Ladies and gentlemen, re-inventing teaching pedagogies need genuine initiation and the dedication to move away from past trends. The intellect and training paradigm of this is certainly attained through the teachers’ professional training, but it is the situational response to the mathematics needs of individual students that builds the new day teaching pedagogies. We need more dynamic components of teaching Maths to our children. Once the processes or ideas of teaching becomes polished and re-furbished, the outcome will be children who understand the workings of Mathematics and which they can use to get better results and lifelong usage.


Ladies and gentlemen, I intend to take this opportunity to briefly talk about a few modern day teaching  pedagogies which are set to increase improved outcome.

  1. Build a ‘mathematics culture’ in the classroom: Teachers need to ensure that their classrooms have a strong mathematics focus. The climate inside the classroom must be created to consistently challenge students to learn Maths;
  2. Make Maths available to students: Constantly challenge students with new and fresh tasks and rotate tasks regularly. Regular worksheets and activities generate greater interest from students. Ensure that Maths equipment is available such as, stationery, working sheets and other resources;
  3. Effective Maths teachers provide students with opportunities to work both independently and collaboratively to make sense of ideas. Varied working strategies keep the ‘boring’ factor at bay. Give the children the freedom to discuss in whole class and in partners or groups and where necessary work on their own. Any standardised procedural discussion technique used over and over makes things stagnant and students quickly lose interest;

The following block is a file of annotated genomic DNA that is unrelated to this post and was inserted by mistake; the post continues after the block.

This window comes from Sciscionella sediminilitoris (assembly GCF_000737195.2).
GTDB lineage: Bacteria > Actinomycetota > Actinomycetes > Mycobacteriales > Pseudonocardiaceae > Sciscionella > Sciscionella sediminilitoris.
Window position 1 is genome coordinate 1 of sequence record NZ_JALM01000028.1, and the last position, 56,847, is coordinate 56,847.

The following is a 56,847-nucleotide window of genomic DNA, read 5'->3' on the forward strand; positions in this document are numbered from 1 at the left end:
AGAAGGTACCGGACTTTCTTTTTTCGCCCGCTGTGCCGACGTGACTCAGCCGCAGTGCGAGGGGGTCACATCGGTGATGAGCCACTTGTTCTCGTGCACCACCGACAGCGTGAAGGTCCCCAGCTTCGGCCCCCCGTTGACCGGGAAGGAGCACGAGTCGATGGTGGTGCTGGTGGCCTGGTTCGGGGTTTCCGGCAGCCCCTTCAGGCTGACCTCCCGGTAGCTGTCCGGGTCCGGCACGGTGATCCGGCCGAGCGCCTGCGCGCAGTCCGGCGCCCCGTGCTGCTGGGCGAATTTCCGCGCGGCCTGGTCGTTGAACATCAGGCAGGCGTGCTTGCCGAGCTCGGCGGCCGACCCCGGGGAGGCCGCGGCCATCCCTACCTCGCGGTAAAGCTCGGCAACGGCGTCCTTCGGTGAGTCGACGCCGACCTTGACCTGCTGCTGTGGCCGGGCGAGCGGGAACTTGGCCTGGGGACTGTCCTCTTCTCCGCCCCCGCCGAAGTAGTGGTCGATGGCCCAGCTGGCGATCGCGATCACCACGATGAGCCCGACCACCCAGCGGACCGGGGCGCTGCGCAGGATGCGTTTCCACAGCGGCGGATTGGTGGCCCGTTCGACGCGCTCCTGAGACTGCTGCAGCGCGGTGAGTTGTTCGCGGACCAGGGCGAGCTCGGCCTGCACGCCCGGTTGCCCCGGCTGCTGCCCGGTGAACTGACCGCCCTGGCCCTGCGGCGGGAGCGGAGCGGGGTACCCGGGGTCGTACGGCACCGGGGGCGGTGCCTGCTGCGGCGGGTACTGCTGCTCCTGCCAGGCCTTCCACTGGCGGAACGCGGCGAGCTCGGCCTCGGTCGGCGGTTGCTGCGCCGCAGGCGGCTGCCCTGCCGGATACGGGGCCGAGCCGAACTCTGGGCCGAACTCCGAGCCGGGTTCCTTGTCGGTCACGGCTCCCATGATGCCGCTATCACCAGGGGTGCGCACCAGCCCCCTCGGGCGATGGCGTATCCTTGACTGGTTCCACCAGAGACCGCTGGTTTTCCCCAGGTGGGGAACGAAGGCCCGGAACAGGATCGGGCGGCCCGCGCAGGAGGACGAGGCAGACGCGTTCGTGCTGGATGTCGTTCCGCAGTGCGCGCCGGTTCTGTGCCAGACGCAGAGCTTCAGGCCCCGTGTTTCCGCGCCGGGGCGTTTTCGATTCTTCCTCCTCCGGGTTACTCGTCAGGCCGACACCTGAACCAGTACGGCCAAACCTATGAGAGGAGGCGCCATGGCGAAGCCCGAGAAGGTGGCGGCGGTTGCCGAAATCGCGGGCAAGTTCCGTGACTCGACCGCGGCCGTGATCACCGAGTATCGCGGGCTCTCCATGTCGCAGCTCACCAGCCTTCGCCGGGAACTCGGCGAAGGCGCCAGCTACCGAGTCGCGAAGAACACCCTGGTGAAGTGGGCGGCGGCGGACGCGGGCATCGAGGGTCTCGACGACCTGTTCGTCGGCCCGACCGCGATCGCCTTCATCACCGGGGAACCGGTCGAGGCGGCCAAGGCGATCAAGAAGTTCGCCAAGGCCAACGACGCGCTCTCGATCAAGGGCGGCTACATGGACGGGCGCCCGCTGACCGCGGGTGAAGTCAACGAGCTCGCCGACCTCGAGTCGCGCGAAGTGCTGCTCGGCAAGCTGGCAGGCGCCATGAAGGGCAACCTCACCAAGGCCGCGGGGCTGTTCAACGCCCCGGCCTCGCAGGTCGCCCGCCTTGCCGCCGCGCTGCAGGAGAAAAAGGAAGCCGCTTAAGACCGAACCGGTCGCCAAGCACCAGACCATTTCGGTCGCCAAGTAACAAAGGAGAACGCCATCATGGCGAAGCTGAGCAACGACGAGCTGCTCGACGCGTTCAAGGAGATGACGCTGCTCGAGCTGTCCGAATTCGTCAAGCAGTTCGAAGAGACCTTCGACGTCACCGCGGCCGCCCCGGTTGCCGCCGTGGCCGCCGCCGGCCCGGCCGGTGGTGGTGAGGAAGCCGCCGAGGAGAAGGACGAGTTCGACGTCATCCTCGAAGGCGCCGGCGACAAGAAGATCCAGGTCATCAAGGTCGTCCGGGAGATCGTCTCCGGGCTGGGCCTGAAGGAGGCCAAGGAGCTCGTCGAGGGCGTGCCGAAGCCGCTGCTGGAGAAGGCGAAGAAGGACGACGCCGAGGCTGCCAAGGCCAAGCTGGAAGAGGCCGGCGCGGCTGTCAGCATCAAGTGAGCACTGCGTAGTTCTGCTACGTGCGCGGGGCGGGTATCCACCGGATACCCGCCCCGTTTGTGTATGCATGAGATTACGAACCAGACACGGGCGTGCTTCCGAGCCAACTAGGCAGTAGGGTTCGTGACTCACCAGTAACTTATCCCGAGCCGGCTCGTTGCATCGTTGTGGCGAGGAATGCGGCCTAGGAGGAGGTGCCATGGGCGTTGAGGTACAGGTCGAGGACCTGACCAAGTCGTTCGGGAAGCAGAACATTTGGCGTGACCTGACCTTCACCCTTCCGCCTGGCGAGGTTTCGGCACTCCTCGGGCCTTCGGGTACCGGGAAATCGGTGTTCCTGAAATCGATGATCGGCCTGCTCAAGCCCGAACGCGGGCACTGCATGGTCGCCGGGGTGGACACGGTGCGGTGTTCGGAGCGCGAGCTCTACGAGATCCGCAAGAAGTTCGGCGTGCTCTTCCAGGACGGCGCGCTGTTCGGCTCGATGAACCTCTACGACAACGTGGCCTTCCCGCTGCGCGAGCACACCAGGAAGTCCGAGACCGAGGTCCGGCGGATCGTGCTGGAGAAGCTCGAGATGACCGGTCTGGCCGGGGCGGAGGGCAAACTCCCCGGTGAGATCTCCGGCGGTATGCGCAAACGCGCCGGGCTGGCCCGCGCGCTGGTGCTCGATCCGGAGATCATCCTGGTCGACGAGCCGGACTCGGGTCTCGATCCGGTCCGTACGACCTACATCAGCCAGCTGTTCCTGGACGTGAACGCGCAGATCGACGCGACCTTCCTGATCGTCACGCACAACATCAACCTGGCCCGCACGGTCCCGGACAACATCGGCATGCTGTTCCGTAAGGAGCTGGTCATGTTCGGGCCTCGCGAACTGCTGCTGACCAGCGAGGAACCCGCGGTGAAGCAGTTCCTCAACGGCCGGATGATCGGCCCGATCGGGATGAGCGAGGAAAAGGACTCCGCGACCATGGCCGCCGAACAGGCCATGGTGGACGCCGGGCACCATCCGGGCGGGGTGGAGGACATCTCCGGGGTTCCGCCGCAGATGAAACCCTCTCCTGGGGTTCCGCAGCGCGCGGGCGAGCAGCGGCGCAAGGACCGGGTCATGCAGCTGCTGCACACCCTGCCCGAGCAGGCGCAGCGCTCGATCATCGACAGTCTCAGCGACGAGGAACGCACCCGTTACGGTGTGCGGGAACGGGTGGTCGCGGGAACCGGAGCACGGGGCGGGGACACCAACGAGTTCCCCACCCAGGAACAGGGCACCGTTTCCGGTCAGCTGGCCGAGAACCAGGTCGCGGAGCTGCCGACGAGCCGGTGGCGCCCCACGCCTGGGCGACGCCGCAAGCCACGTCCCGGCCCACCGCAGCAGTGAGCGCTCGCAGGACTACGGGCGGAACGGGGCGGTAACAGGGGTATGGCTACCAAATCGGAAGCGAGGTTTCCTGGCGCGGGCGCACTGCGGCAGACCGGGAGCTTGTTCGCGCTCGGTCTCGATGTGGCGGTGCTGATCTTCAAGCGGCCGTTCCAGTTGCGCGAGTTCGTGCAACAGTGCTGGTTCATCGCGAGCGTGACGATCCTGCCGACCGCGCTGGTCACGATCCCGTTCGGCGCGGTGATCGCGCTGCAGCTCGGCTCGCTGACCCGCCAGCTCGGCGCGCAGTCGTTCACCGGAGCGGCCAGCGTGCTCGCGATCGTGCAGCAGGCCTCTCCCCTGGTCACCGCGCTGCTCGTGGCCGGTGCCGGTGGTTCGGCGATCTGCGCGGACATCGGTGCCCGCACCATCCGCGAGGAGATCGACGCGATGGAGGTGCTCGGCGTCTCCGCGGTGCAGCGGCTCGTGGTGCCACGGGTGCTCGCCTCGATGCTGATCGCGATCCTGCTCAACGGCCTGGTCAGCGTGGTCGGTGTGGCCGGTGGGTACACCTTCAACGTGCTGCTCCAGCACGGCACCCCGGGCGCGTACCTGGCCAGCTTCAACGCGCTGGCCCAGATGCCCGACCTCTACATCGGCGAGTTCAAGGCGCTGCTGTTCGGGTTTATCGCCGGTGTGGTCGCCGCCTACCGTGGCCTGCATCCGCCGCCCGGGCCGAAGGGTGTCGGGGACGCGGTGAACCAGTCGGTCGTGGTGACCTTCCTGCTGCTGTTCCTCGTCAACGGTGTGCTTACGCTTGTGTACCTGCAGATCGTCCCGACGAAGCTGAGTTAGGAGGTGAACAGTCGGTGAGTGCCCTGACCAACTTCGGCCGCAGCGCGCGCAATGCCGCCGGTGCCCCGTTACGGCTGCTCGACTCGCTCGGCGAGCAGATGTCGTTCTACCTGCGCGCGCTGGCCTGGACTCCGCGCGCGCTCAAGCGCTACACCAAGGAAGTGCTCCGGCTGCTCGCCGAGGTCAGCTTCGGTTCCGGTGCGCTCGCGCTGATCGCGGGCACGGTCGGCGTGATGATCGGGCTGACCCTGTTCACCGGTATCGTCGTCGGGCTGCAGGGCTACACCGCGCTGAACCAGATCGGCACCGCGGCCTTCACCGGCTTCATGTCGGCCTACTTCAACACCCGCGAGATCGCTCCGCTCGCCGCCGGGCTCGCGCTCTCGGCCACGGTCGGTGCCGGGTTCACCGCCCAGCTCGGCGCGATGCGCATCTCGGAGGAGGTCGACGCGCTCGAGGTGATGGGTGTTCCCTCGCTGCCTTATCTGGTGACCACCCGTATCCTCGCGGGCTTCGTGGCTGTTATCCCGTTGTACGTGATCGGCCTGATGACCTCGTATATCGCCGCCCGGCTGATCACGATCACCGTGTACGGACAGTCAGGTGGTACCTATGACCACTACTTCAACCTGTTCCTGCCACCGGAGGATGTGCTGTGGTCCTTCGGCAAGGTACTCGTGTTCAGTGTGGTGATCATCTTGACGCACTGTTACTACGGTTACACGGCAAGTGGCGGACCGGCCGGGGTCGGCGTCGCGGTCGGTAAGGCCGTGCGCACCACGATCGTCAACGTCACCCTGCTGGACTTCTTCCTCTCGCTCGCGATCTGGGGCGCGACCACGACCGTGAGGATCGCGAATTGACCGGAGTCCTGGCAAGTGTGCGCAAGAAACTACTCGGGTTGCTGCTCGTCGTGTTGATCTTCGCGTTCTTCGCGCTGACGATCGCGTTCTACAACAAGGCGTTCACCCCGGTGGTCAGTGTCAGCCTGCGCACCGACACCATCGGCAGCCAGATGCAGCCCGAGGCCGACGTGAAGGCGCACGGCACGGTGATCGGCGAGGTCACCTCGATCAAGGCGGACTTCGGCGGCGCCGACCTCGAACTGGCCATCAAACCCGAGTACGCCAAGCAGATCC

4. Effective Maths teachers plan mathematics learning experiences that enable students to build on their pre-existing proficiencies, interests, and knowledge. Teachers can use examples from children to make students understand the concepts taught. For example, the concept of division or fraction can easily be related to the concept of sharing a cake at home. This pedagogy also relates to ensuring that selected students such as, low achievers existing knowledge is used to build the base of their learning rather than letting a big gap operate in their existing knowledge of maths and the new concepts being taught. For example, simplifying a question into different parts for the low achievers;
  5. Effective Maths teachers use a range of assessment practices to make students’ thinking visible and to support students’ learning. This is perhaps an extremely important factor affecting teaching and learning in this era. Teachers must use a wide range of formal and informal assessments to monitor and diagnose learning issues. The assessments must probe the understanding level of students and give the teacher the important feedback on the ability of the child.

Strategies such as teacher questioning, giving effective feedback, peer assessment and self-assessment are highly relevant in class;

  1. Effective Maths teachers are patient with students. They understand that student’s needs are different and as such they are ready to go out of their way to help the child. Extra attention to low achiever. Teachers need to be dedicated to uplift the knowledge base of the child and not lower their self-esteem by signalling them out; and
  2. Effective teachers take over board vital stakeholders of teaching and learning Maths. One of them is the parents.

Reach out to the parents and see how they can contribute to their child learning Maths. Give out activities such as learning multiplication table for parents to monitor and no doubt positive results will be attained.

Ladies and gentlemen, any major innovation and genuine reform require aligning the efforts of all those involved in students’ mathematical development: teachers, Principals, teacher educators, researchers, parents, expert support services, school boards, policy makers, and the students themselves. It is vital, therefore, that we understand what effective mathematics teaching looks like—and what teachers can do to break this pattern. Hence, I am glad that you have taken over this initiative and especially something which is going to support our children’s learning. Thank you. Vinaka vaka levu and danyavaad